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Getting To The Bottom Of Platform Power

Samsung ATIV Tab Review: A Tablet To Hold Your Breath For?
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Could SoC vendors build higher-performance hardware better able to cut through more taxing tasks? Absolutely. But in this space, power consumption is more important than performance. Even a 1 W difference in total platform power use can mean hours of battery life. That's why you've seen us go into more depth dissecting consumption lately in ARM Vs. x86: The Secret Behind Intel Atom's Efficiency and Update: Intel Expands Our Battery Testing At CES 2013

The results presented in those two links were generated by feeding identical workloads through tablets based on different SoCs, and then recording power figures from physical connections to power planes on the bare circuit boards. Here, we're working backward from our battery life numbers using the following formula: Watts (W) = Battery Capacity (Wh) / Battery Life (in time [h]).

Of course, we're unable to compare Tegra 3 to APQ8060A to Atom Z2760 directly this way, since each tablet uses a different display that also factors into the equation. But we've attempted to create as fair a comparison as possible by calibrating each screen to 200 nits and using the latest firmware/drivers.

Keep in mind, though, that battery life and power consumption comparisons are very situational. In Chris Angelini's story from CES 2013, he pointed out that the workload you apply to each SoC affects power use in a different way. So, the numbers we have here are applicable to the very specific sequence of spending six minutes reading a certain Wikipedia entry, reloading, and listening to constant MP3 audio playback. That's not very intensive. Also, device optimizations are critical. A simple update to the ATIV Smart PC 500T's firmware yielded around 10% greater battery life, for example. Finally, Nvidia points out that features like its PRISM technology also affect battery life, making it doubly important to be totally transparent when we talk about workloads and granular measurements of core, graphics, and display power use.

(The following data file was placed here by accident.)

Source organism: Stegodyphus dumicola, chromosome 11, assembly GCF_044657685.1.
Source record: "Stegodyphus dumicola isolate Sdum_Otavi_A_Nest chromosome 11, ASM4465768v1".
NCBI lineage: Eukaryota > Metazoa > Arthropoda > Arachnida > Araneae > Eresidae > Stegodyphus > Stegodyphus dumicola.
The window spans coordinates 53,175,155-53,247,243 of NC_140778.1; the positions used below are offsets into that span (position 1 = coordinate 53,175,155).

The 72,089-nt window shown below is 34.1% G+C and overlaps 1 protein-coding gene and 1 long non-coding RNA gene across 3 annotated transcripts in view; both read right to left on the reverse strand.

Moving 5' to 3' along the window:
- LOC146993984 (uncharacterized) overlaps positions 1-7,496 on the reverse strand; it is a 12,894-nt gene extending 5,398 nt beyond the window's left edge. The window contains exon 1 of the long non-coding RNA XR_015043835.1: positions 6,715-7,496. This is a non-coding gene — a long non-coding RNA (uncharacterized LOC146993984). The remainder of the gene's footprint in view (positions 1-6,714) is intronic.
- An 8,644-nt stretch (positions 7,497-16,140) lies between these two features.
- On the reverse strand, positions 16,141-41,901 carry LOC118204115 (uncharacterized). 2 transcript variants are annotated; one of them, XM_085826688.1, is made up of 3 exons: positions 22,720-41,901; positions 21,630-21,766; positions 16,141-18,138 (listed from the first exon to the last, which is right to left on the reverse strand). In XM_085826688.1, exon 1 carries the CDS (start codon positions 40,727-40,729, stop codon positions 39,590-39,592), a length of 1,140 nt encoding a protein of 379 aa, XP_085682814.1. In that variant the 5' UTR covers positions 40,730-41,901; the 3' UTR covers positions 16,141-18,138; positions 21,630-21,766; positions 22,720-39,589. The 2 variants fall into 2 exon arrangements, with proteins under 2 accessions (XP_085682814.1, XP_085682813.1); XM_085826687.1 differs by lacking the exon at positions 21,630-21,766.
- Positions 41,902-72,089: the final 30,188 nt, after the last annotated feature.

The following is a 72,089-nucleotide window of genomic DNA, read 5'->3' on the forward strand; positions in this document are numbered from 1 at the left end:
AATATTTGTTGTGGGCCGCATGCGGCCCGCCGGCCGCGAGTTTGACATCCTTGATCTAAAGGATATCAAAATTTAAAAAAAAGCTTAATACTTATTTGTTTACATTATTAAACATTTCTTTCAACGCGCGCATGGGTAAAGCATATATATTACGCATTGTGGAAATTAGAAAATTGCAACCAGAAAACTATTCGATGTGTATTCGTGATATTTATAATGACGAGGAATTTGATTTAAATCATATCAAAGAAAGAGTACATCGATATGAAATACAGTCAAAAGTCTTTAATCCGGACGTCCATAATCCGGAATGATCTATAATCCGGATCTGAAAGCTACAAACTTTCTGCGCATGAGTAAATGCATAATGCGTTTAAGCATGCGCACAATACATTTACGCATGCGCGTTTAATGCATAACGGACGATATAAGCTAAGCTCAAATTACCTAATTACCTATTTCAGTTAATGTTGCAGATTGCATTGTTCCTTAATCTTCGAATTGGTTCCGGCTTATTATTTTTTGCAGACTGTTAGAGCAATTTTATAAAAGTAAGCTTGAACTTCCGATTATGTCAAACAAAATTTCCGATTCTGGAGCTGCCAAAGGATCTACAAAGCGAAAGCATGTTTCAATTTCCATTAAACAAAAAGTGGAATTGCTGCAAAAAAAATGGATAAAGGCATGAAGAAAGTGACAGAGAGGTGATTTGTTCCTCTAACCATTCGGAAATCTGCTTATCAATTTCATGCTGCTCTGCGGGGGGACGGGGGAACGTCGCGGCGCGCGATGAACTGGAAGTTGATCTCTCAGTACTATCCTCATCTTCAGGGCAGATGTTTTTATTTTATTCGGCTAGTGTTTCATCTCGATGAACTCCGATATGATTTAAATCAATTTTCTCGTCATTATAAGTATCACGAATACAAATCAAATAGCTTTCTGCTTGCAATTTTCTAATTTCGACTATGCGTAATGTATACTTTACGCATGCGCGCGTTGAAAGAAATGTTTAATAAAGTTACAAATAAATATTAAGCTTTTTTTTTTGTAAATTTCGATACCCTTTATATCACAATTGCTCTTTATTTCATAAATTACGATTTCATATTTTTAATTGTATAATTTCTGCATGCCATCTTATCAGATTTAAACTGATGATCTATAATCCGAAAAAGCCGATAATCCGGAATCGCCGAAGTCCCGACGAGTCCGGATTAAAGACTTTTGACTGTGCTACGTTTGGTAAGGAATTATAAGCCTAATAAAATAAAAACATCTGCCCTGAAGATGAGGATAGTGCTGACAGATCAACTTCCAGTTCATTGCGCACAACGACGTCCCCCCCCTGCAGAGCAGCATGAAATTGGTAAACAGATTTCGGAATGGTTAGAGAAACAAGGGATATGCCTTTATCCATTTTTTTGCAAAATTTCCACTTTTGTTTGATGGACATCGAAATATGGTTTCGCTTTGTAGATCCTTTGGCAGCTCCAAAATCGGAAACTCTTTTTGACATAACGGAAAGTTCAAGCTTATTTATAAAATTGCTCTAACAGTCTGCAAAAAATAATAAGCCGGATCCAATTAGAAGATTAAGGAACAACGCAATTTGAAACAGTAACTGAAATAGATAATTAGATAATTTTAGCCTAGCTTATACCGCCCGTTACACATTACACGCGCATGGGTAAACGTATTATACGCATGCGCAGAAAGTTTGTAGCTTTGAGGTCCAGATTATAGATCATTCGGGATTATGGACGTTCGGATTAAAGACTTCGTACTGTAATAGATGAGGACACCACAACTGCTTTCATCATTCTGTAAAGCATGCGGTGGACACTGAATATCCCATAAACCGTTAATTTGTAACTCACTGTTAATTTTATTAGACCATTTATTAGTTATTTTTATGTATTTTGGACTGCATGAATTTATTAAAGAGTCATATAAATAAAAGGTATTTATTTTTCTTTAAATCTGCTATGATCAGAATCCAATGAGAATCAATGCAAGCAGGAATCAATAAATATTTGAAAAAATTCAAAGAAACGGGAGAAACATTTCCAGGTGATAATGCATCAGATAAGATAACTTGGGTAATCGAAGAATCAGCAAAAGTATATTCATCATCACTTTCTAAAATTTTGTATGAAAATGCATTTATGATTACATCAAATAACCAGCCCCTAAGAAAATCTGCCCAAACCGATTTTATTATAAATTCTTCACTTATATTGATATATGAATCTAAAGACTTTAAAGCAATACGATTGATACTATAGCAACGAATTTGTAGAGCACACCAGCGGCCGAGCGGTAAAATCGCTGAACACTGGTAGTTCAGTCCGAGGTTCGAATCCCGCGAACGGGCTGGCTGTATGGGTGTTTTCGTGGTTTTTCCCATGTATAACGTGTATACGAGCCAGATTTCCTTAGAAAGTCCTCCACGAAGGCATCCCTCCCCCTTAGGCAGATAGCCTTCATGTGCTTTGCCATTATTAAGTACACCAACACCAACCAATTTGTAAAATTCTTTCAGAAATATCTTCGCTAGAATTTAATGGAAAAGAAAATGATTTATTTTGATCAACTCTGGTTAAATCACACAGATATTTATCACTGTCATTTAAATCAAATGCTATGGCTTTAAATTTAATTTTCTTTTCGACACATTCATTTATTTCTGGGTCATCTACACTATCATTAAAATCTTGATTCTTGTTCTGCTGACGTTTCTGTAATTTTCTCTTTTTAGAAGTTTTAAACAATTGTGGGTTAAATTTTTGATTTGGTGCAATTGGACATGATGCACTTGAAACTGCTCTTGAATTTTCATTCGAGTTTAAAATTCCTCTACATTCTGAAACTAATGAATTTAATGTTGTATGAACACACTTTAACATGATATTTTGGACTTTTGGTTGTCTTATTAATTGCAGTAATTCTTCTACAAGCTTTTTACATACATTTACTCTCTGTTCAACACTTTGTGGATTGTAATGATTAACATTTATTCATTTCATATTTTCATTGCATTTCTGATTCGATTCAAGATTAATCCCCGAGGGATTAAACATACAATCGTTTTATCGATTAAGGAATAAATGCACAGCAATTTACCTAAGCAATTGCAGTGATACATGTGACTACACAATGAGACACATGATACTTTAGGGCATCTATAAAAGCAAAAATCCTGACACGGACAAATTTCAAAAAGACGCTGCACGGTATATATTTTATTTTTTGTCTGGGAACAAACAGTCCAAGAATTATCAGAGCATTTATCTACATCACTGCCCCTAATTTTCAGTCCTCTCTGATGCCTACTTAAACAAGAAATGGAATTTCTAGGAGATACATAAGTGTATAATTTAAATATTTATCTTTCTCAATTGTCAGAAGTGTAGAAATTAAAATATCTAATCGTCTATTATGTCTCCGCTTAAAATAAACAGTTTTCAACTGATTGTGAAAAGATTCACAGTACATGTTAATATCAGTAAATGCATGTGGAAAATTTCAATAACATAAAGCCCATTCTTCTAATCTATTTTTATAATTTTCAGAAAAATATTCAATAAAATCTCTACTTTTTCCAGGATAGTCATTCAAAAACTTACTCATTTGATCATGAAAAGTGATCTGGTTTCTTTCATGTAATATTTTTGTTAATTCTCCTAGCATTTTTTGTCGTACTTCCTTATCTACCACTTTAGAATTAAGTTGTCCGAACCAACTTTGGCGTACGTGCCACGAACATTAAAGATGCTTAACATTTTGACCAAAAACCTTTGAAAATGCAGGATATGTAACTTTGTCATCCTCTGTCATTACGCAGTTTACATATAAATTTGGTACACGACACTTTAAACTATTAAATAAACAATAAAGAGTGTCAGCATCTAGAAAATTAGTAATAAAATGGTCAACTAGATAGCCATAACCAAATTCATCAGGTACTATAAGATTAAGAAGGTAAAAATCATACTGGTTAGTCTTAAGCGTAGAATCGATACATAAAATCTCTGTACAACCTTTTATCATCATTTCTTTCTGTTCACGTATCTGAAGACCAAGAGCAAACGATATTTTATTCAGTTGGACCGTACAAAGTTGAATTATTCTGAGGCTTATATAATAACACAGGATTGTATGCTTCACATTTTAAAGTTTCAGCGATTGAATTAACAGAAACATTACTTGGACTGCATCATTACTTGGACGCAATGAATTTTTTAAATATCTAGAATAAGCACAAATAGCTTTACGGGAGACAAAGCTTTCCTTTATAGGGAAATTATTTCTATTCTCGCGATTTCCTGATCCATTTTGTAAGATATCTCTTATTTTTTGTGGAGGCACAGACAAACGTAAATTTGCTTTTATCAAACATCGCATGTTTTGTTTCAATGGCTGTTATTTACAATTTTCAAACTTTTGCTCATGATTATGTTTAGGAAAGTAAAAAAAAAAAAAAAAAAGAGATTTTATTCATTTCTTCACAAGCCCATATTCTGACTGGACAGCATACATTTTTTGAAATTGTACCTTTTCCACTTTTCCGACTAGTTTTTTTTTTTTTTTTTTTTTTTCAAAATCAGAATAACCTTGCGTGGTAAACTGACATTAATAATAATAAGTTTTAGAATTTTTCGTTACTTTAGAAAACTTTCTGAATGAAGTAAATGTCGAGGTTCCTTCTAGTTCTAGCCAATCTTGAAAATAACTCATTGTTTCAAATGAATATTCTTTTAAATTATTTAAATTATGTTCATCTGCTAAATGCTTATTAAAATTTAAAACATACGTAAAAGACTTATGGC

We've already established that Intel's x86 ISA indeed holds its own against ARM-based SoCs when it comes to efficiency. Even though these average wattage numbers don't come from a logger hooked up to each tablet's battery, the Qualcomm and Nvidia numbers are still impressively close to what Angelini reported from CES. The ATIV Smart PC 500T sits in the middle of the field, higher than what I might have expected given Chris' measurements. Remember, though, that Intel put a lot of effort into optimizing the Iconia W510 featured in the company's suite. The 500T doesn't seem as aggressively tuned for low power consumption.

With all of that said, we see that the dual-core, 28 nm APQ8060A-equipped ATIV Tab uses less power than the Tegra 3-based Surface, all variables (such as the display) included.

The finishing order of this workload is exactly the same as what Chris measured using logging equipment, though the numbers themselves differ a bit. In both cases, he and I used a H.264-encoded copy of Iron Man. Our ATIV Tab results match up almost identically. The Smart PC 500T uses a little more power than his Iconia W510 (again, expected, given Intel's optimizations to the Acer tablet). And my Surface looks more power-friendly than what he measured by about .17 W.

In both sets of benchmark numbers, Samsung's ATIV Tab uses the least amount of power playing back our movie workload. Given a comparably-sized power source, this should manifest itself on the next page as superior battery life from the Tab as we drain it with Iron Man, looped.

When it comes to gaming, Tegra 3's eight pixel shaders and four vertex shaders can't handle Vector Unit's Riptide GP more efficiently than the Adreno 225 or PowerVR SGX545 engines. What about the games optimizations for Nvidia's SoC? The developer disables detection under Windows RT, so all three architectures are forced to content with the same more-demanding effects. Score a win for Intel on this one. How is this possible?

While we were at CES, however, we met up with Lazslo Kishonti, CEO of Kishonti Informatics and the developer of GLBenchmark. He pointed out that Atom-based tablets running Windows 8 are more likely to deliver different levels of performance. Imagination Technologies writes its own drivers and supplies them to its partners. Because Intel has certain requirements that Imagination is not willing to satisfy, however, Intel writes its own software for the PowerVR core.